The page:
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Urca Summons For Radio Operator Struck Down

By NICO SCAVELLA

Tribune Staff Reporter

nscavella@tribunemedia.net

THE Utilities Regulation and Competition Authority’s attempt at issuing a criminal summons on ZSR Sports Radio’s operator for allegedly operating without a licence was struck down by a senior magistrate.

The Tribune understands Deputy Chief Magistrate Subusola Swain dismissed the regulator’s attempt at serving Navette Broadcasting with the summons yesterday morning after finding that the document was irregularly and improperly constituted.

And the summons came notwithstanding a pending ruling by Supreme Court Justice Ian Winder on the substantive issue of whether URCA was right to find that Navette was not the true holder of the 103.5 FM radio licence.

The summons sought to compel Navette and its principal Vann Ferguson to appear at the Magistrate’s Court yesterday to answer to allegations that they, between November 2017 and April of this year, operated, maintained or provided a carriage service with a licence contrary to Section 16(1) of the Communications Act.

URCA further asserted that between those same dates, Navette used communication equipment for the purpose of interfering with wireless telegraphy contrary to Section 33 of the same Act.

The particulars of URCA’s complaint against Navette were handwritten. It was dated June 13, 2018.

On June 15, 2017, URCA found Olympic triple-jump medalist Frank Rutherford and the late sports broadcaster Phil Smith were the true holders of the 103.5 FM licence.

URCA further found that Navette Broadcasting only operated ZSR Sports Radio on Messrs Rutherford’s and Smith’s behalf, with the two men being the actual licensees.

Navette countered by claiming URCA ignored the fact the licence could not have existed without it following passage of the 2009 Communications Act, which required all broadcast licences to be held by incorporated companies.

ZSR’s licence, issued pre-2009, was in the names of Messrs Rutherford and Smith and thus non-compliant with the new Act.

Navette sought to appeal URCA’s decision, but the attempts were rejected by both the Utilities Appeal Tribunal (UAT) and the Supreme Court.

Both judicial forums declined to hear the matter on jurisdictional grounds. The Supreme Court ruled the matter should be heard first by the UAT, but the UAT decided it must go to arbitration.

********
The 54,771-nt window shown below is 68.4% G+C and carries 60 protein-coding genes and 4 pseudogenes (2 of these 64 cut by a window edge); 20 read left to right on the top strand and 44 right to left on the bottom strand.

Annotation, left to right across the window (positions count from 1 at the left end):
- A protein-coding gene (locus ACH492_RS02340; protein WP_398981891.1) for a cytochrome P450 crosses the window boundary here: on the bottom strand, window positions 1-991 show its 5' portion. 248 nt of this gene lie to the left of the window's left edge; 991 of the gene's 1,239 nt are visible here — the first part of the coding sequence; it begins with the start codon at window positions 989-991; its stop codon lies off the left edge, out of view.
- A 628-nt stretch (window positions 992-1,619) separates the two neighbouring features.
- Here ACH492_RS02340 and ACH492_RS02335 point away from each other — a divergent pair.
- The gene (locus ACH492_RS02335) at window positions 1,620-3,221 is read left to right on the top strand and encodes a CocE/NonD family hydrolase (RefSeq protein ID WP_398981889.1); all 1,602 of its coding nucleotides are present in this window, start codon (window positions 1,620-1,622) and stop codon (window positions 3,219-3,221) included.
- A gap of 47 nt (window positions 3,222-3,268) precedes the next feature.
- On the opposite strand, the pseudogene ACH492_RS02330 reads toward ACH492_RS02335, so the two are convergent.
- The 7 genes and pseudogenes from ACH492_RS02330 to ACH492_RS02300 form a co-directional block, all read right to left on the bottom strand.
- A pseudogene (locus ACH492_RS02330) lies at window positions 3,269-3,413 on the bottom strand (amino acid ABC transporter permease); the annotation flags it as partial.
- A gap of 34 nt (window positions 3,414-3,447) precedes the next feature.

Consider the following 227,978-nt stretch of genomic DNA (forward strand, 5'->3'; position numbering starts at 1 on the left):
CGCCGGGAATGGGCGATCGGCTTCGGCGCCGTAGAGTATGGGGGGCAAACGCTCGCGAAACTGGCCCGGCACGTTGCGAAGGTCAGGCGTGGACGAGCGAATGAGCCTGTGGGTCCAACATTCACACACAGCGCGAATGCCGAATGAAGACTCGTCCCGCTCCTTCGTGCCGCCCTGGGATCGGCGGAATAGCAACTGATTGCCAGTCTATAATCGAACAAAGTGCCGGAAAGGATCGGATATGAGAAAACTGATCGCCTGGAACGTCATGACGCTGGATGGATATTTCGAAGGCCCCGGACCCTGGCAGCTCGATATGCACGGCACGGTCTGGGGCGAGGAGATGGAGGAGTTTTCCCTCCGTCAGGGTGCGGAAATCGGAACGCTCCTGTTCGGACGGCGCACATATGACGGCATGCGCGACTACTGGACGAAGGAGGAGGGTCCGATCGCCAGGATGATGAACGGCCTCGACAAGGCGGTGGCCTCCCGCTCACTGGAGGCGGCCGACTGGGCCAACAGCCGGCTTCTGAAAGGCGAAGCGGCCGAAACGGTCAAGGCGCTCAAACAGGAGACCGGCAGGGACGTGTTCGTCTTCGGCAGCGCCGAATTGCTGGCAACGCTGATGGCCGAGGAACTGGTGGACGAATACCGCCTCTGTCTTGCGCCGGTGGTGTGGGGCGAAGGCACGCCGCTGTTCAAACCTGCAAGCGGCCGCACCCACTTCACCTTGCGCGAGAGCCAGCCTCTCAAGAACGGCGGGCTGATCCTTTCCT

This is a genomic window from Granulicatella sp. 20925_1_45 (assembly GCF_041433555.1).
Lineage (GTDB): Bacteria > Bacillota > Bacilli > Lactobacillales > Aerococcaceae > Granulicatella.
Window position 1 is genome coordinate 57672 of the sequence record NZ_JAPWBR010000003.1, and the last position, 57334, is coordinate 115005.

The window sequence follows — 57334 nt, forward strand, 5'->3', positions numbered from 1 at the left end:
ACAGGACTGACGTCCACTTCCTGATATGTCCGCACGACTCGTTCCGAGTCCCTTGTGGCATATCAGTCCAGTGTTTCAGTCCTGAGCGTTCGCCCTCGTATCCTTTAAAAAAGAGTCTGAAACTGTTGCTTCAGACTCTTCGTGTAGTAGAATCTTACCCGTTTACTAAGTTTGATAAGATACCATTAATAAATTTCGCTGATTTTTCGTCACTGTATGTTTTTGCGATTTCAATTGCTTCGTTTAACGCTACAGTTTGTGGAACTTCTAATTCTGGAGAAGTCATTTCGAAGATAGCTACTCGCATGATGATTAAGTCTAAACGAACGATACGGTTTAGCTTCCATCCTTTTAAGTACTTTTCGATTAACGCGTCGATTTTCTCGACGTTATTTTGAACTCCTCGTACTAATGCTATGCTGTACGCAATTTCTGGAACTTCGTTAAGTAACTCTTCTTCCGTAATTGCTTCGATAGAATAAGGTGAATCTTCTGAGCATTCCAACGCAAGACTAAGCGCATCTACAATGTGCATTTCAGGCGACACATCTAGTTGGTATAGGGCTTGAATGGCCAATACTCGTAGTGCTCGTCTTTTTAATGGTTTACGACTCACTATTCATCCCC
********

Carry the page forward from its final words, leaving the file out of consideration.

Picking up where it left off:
The “arbitration” remark is understood to refer to a clause in the contract between Navette and Messrs Rutherford and Smith about how disputes should be resolved.

Navette then sought relief from the Court of Appeal on the issue, and was only waiting for a date from the Court of Appeal to have its matter heard.

Last month however, the appellate court dismissed Navette’s appeal of URCA’s decision, but only after it was informed that Navette, via a notice of discontinuance filed on April 17, withdrew its own appeal against the regulator’s decision.

The matter then shifted back to the Supreme Court before Justice Winder, who, after hearing submissions from counsel on the issue, reserved his decision on whether or not URCA’s June 2017 decision can be sustained.

Navette’s battle with URCA stems from the former’s opposition of Island Luck chief Sebas Bastian’s radio joint venture, Paramount System’s majority takeover of ZSR Sport’s Radio’s FM licence.

Mr Bastian’s majority-owned Paramount Systems joint venture was supposed to use the 103.5 FM frequency formerly employed by ZSR Sports Radio.

Mr Rutherford and Mr Smith’s widow are Mr Bastian’s minority partners in Paramount Systems, but they - and the 103.5 FM frequency - subsequently became embroiled in the legal challenge mounted by Navette Broadcasting.

Navette Broadcasting had opposed the station’s majority takeover by Mr Bastian on the basis that it – and not Mr Bastian – is the true holder of the 103.5 licence.

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